May 16, 2012
824 notes
Reblogged from explore-blog

How common is your birthday?
(ᔥ The Atlantic)

Very cool. My birthday isn’t very common.


How common is your birthday?

( The Atlantic)

Very cool. My birthday isn’t very common.

(via explore-blog)

May 14, 2012
33 notes

Best thing ever.

May 7, 2012
0 notes

Create something you want to exist in the world


Evan Williams – Ten Rules for Web Startups

The whole article is good, but this resonates as the ‘why’ of building anything.

May 5, 2012
5 notes
Reblogged from freytaganderson

When was the last time you did something for the first time?


(via freytaganderson)

May 1, 2012
3 notes
Reblogged from metalabdesign

Build the Rocket First


If you haven’t caught it already, Andrew’s got a great op-ed piece over on The Next Web about how we bootstrapped Flow. You can read it here.

Flow doesn’t fit my personal GTD workflow, but it’s great to read about local(ish) companies succeeding. The last few sentences of the article are great:

“There’s nothing wrong with venture capital. Given the right circumstances, it’s rocket fuel that can take your company to the next level. But why not try building the rocket first?”

Apr 29, 2012
0 notes

3 Tiny Habits

After watching BJ Fogg’s fantastic Habit Design video last week, I’m going to be participating in his 3 Tiny Habits program this upcoming week.

You come up with 3 simple habits you want to form, submit them to him, and he emails you throughout the week to check if you’re on track, and provides suggestions for how you can make the habits simpler to increase the chances you’ll actually do them.

As per his habit design lecture, the idea here is that a habit is much more likely to be formed if it is incredibly simple and requires little motivation, which is the opposite of what most people focus on when trying to provide motivation to form habits/change behaviour.

Here are my three tiny habits for the week:

  1. After I finish a cup of coffee, I will fill up a glass of water.
  2. After I go to bed, I will open the book I’m reading.
  3. After I get undressed, I will put my clothes in the laundry hamper.

You’ll notice they’re all phrased in the same way: he suggests you tie new habits to well established ones, because you need a trigger to remember to do that action.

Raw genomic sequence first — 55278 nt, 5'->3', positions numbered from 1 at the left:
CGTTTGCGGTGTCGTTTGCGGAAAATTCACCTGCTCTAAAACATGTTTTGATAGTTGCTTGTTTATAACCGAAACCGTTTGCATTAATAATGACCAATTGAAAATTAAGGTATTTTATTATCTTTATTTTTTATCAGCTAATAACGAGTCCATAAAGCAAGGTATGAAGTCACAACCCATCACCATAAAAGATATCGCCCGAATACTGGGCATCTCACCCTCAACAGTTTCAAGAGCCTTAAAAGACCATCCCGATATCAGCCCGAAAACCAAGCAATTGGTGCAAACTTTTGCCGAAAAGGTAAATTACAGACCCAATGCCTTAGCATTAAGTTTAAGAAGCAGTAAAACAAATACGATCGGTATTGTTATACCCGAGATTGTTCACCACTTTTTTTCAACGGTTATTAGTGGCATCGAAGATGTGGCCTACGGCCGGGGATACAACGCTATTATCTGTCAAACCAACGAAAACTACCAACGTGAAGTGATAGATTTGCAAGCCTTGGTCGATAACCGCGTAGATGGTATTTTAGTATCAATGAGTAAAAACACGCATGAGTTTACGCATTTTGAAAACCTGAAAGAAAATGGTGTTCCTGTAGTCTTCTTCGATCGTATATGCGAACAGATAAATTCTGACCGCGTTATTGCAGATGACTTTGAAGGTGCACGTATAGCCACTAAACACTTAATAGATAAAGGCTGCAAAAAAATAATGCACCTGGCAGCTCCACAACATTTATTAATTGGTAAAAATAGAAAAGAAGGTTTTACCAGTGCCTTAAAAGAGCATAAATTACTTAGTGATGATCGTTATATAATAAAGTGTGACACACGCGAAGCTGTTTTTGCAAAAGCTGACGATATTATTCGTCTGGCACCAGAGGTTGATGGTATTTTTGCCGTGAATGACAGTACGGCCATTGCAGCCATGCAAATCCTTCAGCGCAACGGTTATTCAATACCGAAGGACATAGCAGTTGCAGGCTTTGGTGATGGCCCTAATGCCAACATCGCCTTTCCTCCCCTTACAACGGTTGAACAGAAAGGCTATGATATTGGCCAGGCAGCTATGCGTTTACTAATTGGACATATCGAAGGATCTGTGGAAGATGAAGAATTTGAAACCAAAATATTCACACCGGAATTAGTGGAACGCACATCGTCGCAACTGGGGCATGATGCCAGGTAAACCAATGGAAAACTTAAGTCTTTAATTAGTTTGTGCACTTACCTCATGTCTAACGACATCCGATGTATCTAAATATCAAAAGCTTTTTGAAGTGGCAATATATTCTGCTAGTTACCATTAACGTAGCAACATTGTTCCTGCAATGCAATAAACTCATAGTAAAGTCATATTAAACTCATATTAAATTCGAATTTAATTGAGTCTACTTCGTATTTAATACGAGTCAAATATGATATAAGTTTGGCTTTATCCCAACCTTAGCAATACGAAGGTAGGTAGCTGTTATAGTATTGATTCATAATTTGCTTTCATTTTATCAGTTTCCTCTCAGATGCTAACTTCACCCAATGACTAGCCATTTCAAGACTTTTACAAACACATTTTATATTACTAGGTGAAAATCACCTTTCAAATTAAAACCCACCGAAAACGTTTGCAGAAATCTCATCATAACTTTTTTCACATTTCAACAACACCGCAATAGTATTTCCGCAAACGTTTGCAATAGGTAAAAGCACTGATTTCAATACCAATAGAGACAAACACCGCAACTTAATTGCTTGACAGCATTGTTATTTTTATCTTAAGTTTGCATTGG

Pretty simple stuff, but it will be fun to see how well I do after a week (and then after a month or two).

Apr 27, 2012
1 note

I hate email →

Not quite as hardcore as the author of this article, I’ve been experimenting with turning off push notifications on email (and other mediums). It’s quite refreshing, I suggest you try it.

5 notes
Reblogged from niccai

So cool.

I’ve often thought that time is a better measure than distance to explain distance (I probably didn’t write that correctly). For example, how far away do you live from where you work? Most people would say “half an hour or so”, not “about a kilometer”.


TIMEMAPS (by graphsic)

Due to the good public transportation in the Netherlands distance has become irrelevant. We can reach almost any destination by train easily and relatively quick. In our busy lives we now think in time rather than distance. Therefore the current maps, as we know them today, are obsolete. Thinking in time affects a map and hence the shape of the Netherlands also depending on the perspective from which we look. From the perspective of Eindhoven, for instance, the Netherlands is relatively small because of the quick and easy connections to other cities. At the same time, seen from a more remote and small village such as Stavoren the Netherlands is much bigger. Not only the location from which one looks, or travels, but the hour of the day is very important. At night the map will expand because there are no night trains and in the morning it will shrink once trains will commence their schedules. The map of the Netherlands will never be the same again.This short movie shows a quick demo of TIMEMAPS and how the map will shrink and grow during 24hours in Eindhoven.

TIMEMAPS can be explored at

© Vincent Meertens

This has been a big week for acquiring books.  (Taken with instagram)

This has been a big week for acquiring books. (Taken with instagram)

Apr 26, 2012
2 notes

Great video on designing for behaviour change.

"Help people, step by step, do what they already want to do".

He discusses how motivation is just one aspect of behaviour, with ability and a trigger being the other components. I’ve found a lot of the talk about gamification over the last few years has missed this piece, choosing instead to focus on extrinsic motivation over all else. Turns out, if you want to promote a specific behaviour, make it ridiculously easy to do when an appropriate trigger is applied. It’s pretty obvious when you think about it, but it’s powerful to hear it expressed so clearly in this video.

I'm an information architect and user experience designer from Vancouver, BC.

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